Bassist Tony Marino originally studied guitar at an early age switching to acoustic and electric bass during high school so that he might participate in the music curriculum. He began his musical career as the house bass player at clubs and resorts in the Pocono and Catskill Mountains providing back-up to a myriad of well-known entertainers.
Marino has accompanied such greats as the late Al Cohn & Zoot Sims, Mose Allison, Phil Woods, Urbie Green and John Coates Jr., among others. His talents have been heard on recordings with drummer Bill Goodwin’s group Solar Energy on the Network label and also with saxophonist George Young’s group Low Profile on the Chant label. He performs regularly with Broadway star Betty Buckley and jazz pianist Kenny Werner as well as performing, recording and touring internationally with the Dave Liebman group.
Marino is well known for his versatility and wide range of musicality as he’s accompanied and recorded with numerous artists from folk to pop. He can be heard on several cuts of Bob Dorough’s CD, Too Much Coffee Man. Also, he joined Billy Mintz for Hal Galper’s record, “Agents of Change”. With Ellery Eskelin, Jim Black, and Dave Liebman (Different But The Same), he has two recordings to date. They also have done several European tours.
Jamey Haddad (percussion & drums)
Born in Cleveland Ohio, Percussionist/Drummer Jamey Haddad holds a unique position in the world of Jazz and Contemporary Music. Since 1991 Jamey has performed in the working bands of Dave Liebman, Joe Lovano, Alan Farnham, The Paul Winter Consort, Carly Simon and Betty Buckley. Performing with the great oud players/composers, Rabih Abou Khalil and Simon Shaheen in the Mid East. Haddad’s musical voice transcends styles and trends, and the universal quality of his playing has attracted many international collaborations.
Most recently Haddad performed with long time musical associate saxophonist Joe Lovano for a duet concert in New York City, followed by a trip to the Mideast with oud and violinist Simon Shaheen. For over ten years fellow percussionist / composer Steve Shehan has invited Haddad to collaborate on numerous projects most recently to Paris and Caracas with the great Touareg musician Baly Othmani.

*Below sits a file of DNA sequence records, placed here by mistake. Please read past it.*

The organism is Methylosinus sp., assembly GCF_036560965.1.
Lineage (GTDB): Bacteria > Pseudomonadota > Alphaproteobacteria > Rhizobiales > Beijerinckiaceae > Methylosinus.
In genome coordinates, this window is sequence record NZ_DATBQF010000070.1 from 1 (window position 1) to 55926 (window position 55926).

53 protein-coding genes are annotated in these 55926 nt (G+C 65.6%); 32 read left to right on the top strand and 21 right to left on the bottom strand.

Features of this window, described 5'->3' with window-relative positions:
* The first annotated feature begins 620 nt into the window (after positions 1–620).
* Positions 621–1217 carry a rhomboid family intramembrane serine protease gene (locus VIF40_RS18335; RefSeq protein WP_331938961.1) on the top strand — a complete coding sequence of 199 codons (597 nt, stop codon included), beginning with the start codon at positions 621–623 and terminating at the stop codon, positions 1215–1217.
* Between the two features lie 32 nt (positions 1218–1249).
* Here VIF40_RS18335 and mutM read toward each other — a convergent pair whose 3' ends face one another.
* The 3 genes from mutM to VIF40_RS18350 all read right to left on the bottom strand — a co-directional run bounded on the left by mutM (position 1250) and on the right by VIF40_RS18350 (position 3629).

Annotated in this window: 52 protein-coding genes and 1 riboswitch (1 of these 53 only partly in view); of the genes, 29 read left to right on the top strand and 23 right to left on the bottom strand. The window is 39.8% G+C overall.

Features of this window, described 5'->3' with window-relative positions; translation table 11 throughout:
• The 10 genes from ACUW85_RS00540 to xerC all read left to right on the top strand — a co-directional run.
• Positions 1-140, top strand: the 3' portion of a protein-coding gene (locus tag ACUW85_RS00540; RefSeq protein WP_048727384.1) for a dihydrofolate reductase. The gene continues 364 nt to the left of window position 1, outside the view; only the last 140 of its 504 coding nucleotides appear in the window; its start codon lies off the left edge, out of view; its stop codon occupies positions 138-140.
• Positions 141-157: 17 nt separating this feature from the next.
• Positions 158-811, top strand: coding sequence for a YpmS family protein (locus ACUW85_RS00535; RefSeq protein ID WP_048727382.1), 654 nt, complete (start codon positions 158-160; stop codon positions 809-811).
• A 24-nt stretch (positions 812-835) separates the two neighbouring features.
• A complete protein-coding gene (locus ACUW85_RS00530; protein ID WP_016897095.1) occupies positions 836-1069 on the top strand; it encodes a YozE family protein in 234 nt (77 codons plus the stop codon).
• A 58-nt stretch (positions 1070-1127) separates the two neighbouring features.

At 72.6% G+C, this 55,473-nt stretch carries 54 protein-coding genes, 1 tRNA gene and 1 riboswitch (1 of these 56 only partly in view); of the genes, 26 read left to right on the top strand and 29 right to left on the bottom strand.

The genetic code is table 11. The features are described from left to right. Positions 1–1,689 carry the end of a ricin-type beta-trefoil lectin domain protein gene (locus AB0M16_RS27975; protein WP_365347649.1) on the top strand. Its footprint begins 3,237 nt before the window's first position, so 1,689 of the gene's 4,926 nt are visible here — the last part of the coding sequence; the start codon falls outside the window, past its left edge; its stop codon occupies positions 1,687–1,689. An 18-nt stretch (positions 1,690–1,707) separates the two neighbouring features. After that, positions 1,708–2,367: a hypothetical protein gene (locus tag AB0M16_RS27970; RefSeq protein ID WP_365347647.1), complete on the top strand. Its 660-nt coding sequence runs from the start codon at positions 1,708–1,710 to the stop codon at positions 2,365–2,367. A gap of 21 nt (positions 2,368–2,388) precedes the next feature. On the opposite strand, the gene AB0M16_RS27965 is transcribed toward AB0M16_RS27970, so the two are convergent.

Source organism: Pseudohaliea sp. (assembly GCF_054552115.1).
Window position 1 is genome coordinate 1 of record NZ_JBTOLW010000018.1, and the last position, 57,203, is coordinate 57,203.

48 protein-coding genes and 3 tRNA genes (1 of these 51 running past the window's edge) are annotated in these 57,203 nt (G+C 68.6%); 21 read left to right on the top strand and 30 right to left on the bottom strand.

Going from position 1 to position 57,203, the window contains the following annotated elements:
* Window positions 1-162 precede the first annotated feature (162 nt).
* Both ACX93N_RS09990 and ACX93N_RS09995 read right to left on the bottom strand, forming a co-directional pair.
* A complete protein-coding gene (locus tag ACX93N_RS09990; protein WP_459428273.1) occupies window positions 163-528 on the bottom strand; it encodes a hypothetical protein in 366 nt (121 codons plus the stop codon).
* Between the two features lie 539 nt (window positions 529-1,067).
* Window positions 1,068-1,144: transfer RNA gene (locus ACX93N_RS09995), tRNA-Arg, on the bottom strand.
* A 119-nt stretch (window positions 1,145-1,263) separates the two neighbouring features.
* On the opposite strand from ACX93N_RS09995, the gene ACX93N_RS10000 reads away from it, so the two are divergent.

In 1992 Haddad was invited by composer Richard Horowitz and the Moroccan Government to help develop and perform compositions with 10 different Berber and Ganawan groups for a Crown Performance at the 1992 Worlds Fair in Seville, Spain. Haddad was also one of two Americans to perform in "World Drums" at the 1988 Olympics in Calgary, Canada and again at the 1988 Worlds Fair in Brisbane Australia, over 250 Percussionist from 25 Countries were invited. Other recent performances include touring Austria with bassist Peter Herbert.
Haddad is the Recipient of a Fulbright Fellowship to South India, four National Endowment for the Arts Fellowships, two in Jazz Performance and two in International Music Studies/Collaborations. The Ohio and Pennsylvania Council on the Arts also awarded Haddad jazz performance grants.
Internationally in demand for his seminars, master classes, and written essays on music, Haddad chooses to talk about the more eternal and universal qualities of a musical life. He has developed two extremely popular courses in “World Music” and teaches at Berklee College of Music in Boston and the New School in New York City. Recent seminar / performances include the 1996 – 97 and 98 Percussive Arts Society Conventions, performing with hand drumming virtuoso, Glen Velez; The Berklee Percussion Seminar, performing with South Indian Master Drummer Trichy Sankaran and most recently returned from a performance and seminar at a World Percussion Conference in Mexico City.
Haddad has been the co-creator of many musical instruments and playing techniques that are finding their way into the hands of percussionist worldwide. These are the Hadgini, the Hadjira, the Hadjenga, and the Kohabata Drums.
In the jazz and contemporary music scene Haddad has appearing on over 75 recordings in addition to hundreds of performance credits as leader and sideman worldwide.
Haddad has recently completed a Book and supporting Video on the subject of internalizing your personal rhythm. The observations and lessons found in “Global Standard Time” are addressed to any musician looking to strengthen their perceptions of levels of time and rhythms, and the grooves they dance in.